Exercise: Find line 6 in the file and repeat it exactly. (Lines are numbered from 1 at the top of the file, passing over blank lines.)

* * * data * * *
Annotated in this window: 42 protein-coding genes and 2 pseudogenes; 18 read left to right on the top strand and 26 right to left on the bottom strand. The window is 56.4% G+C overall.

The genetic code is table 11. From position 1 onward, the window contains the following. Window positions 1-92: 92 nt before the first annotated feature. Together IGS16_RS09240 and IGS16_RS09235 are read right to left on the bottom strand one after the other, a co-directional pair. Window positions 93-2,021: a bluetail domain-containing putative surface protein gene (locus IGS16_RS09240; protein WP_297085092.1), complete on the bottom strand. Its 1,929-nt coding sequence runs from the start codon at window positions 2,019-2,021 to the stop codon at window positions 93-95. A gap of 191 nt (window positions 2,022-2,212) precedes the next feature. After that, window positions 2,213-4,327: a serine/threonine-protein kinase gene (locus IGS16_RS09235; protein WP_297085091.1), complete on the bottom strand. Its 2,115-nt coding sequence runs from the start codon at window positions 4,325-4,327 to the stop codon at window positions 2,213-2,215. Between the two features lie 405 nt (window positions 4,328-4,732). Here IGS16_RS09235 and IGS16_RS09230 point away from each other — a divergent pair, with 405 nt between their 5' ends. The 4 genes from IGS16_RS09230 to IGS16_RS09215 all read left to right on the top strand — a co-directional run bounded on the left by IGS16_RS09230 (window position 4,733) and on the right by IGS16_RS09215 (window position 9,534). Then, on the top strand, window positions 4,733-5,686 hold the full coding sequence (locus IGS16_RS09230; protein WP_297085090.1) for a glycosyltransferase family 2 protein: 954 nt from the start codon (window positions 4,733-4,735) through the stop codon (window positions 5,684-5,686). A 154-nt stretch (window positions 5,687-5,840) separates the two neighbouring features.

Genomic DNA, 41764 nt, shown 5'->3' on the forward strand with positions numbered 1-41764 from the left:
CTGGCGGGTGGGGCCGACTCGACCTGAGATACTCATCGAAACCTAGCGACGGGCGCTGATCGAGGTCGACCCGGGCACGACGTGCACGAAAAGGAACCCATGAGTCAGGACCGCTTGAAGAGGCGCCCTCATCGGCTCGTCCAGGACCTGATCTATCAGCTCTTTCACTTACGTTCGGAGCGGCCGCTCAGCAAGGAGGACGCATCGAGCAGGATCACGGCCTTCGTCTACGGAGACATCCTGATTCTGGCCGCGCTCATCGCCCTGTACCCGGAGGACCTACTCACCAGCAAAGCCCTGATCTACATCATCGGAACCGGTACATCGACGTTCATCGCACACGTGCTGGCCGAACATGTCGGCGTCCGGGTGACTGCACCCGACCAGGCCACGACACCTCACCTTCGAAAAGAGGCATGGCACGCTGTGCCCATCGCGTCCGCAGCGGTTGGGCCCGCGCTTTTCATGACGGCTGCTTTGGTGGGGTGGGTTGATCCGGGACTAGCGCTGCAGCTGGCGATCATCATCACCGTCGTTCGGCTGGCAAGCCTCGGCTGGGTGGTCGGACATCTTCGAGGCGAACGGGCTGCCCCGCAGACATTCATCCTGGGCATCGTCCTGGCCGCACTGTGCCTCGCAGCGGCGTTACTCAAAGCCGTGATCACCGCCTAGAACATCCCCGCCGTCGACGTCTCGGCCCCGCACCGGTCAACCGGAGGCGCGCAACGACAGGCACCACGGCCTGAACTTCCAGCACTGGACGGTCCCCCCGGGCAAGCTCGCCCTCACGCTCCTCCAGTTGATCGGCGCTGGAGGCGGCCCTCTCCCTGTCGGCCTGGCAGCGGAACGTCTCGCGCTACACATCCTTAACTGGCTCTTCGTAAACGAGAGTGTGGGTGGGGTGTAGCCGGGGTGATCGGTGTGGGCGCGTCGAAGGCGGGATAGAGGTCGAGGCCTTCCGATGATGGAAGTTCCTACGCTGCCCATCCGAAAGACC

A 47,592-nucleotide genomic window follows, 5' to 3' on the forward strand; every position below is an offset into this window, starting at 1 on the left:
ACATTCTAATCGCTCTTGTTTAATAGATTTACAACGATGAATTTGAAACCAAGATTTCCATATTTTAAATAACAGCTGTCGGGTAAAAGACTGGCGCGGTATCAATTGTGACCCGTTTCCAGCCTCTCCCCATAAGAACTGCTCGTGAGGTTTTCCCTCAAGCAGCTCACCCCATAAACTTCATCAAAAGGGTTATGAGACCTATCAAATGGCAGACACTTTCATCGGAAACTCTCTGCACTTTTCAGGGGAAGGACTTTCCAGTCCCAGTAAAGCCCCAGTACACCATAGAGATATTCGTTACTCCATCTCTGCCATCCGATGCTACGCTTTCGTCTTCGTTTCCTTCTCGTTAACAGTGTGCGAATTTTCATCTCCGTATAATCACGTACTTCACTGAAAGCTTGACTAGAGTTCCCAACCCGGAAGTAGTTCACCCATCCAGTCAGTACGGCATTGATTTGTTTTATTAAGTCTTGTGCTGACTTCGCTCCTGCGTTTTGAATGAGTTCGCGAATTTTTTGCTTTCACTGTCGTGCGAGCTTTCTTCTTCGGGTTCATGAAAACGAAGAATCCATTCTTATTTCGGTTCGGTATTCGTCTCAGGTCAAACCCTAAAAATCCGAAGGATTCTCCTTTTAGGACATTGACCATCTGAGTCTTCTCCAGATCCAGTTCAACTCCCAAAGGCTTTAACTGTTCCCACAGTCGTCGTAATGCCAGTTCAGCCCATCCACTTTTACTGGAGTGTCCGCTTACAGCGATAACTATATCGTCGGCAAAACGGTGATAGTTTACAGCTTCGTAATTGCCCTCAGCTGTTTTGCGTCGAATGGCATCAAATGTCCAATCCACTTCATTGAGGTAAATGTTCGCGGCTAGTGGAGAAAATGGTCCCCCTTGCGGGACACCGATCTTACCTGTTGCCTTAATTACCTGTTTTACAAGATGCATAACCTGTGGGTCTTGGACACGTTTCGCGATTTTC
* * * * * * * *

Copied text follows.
ACATTCTAATCGCTCTTGTTTAATAGATTTACAACGATGAATTTGAAACCAAGATTTCCATATTTTAAATAACAGCTGTCGGGTAAAAGACTGGCGCGGTATCAATTGTGACCCGTTTCCAGCCTCTCCCCATAAGAACTGCTCGTGAGGTTTTCCCTCAAGCAGCTCACCCCATAAACTTCATCAAAAGGGTTATGAGACCTATCAAATGGCAGACACTTTCATCGGAAACTCTCTGCACTTTTCAGGGGAAGGACTTTCCAGTCCCAGTAAAGCCCCAGTACACCATAGAGATATTCGTTACTCCATCTCTGCCATCCGATGCTACGCTTTCGTCTTCGTTTCCTTCTCGTTAACAGTGTGCGAATTTTCATCTCCGTATAATCACGTACTTCACTGAAAGCTTGACTAGAGTTCCCAACCCGGAAGTAGTTCACCCATCCAGTCAGTACGGCATTGATTTGTTTTATTAAGTCTTGTGCTGACTTCGCTCCTGCGTTTTGAATGAGTTCGCGAATTTTTTGCTTTCACTGTCGTGCGAGCTTTCTTCTTCGGGTTCATGAAAACGAAGAATCCATTCTTATTTCGGTTCGGTATTCGTCTCAGGTCAAACCCTAAAAATCCGAAGGATTCTCCTTTTAGGACATTGACCATCTGAGTCTTCTCCAGATCCAGTTCAACTCCCAAAGGCTTTAACTGTTCCCACAGTCGTCGTAATGCCAGTTCAGCCCATCCACTTTTACTGGAGTGTCCGCTTACAGCGATAACTATATCGTCGGCAAAACGGTGATAGTTTACAGCTTCGTAATTGCCCTCAGCTGTTTTGCGTCGAATGGCATCAAATGTCCAATCCACTTCATTGAGGTAAATGTTCGCGGCTAGTGGAGAAAATGGTCCCCCTTGCGGGACACCGATCTTACCTGTTGCCTTAATTACCTGTTTTACAAGATGCATAACCTGTGGGTCTTGGACACGTTTCGCGATTTTC